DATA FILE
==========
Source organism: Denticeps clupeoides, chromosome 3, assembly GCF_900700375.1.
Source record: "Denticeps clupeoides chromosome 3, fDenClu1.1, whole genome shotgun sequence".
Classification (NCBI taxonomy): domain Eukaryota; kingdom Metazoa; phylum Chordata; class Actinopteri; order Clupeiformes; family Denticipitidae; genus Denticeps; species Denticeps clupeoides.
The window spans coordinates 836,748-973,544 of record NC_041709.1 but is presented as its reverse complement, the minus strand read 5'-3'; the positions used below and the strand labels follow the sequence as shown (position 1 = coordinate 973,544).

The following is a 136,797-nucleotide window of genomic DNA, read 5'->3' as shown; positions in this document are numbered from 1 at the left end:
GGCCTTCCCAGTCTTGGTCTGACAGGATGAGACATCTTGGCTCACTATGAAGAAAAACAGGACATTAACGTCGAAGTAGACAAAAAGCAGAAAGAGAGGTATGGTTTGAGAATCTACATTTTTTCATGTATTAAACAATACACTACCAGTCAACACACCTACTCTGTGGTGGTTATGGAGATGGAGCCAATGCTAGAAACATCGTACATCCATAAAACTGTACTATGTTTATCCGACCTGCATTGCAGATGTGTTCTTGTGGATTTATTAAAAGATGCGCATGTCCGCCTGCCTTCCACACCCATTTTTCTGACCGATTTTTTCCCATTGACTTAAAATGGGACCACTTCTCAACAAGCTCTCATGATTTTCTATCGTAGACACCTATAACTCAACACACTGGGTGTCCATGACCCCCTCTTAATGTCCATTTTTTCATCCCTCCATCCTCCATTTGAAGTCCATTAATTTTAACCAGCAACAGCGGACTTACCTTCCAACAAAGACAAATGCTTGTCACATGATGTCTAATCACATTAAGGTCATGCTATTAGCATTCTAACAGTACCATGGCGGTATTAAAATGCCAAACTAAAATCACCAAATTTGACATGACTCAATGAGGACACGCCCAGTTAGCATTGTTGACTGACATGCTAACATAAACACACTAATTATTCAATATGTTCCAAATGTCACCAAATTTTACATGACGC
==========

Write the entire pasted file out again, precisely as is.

Source organism: Denticeps clupeoides, chromosome 3, assembly GCF_900700375.1.
Source record: "Denticeps clupeoides chromosome 3, fDenClu1.1, whole genome shotgun sequence".
Classification (NCBI taxonomy): domain Eukaryota; kingdom Metazoa; phylum Chordata; class Actinopteri; order Clupeiformes; family Denticipitidae; genus Denticeps; species Denticeps clupeoides.
The window spans coordinates 836,748-973,544 of record NC_041709.1 but is presented as its reverse complement, the minus strand read 5'-3'; the positions used below and the strand labels follow the sequence as shown (position 1 = coordinate 973,544).

The following is a 136,797-nucleotide window of genomic DNA, read 5'->3' as shown; positions in this document are numbered from 1 at the left end:
GGCCTTCCCAGTCTTGGTCTGACAGGATGAGACATCTTGGCTCACTATGAAGAAAAACAGGACATTAACGTCGAAGTAGACAAAAAGCAGAAAGAGAGGTATGGTTTGAGAATCTACATTTTTTCATGTATTAAACAATACACTACCAGTCAACACACCTACTCTGTGGTGGTTATGGAGATGGAGCCAATGCTAGAAACATCGTACATCCATAAAACTGTACTATGTTTATCCGACCTGCATTGCAGATGTGTTCTTGTGGATTTATTAAAAGATGCGCATGTCCGCCTGCCTTCCACACCCATTTTTCTGACCGATTTTTTCCCATTGACTTAAAATGGGACCACTTCTCAACAAGCTCTCATGATTTTCTATCGTAGACACCTATAACTCAACACACTGGGTGTCCATGACCCCCTCTTAATGTCCATTTTTTCATCCCTCCATCCTCCATTTGAAGTCCATTAATTTTAACCAGCAACAGCGGACTTACCTTCCAACAAAGACAAATGCTTGTCACATGATGTCTAATCACATTAAGGTCATGCTATTAGCATTCTAACAGTACCATGGCGGTATTAAAATGCCAAACTAAAATCACCAAATTTGACATGACTCAATGAGGACACGCCCAGTTAGCATTGTTGACTGACATGCTAACATAAACACACTAATTATTCAATATGTTCCAAATGTCACCAAATTTTACATGACGC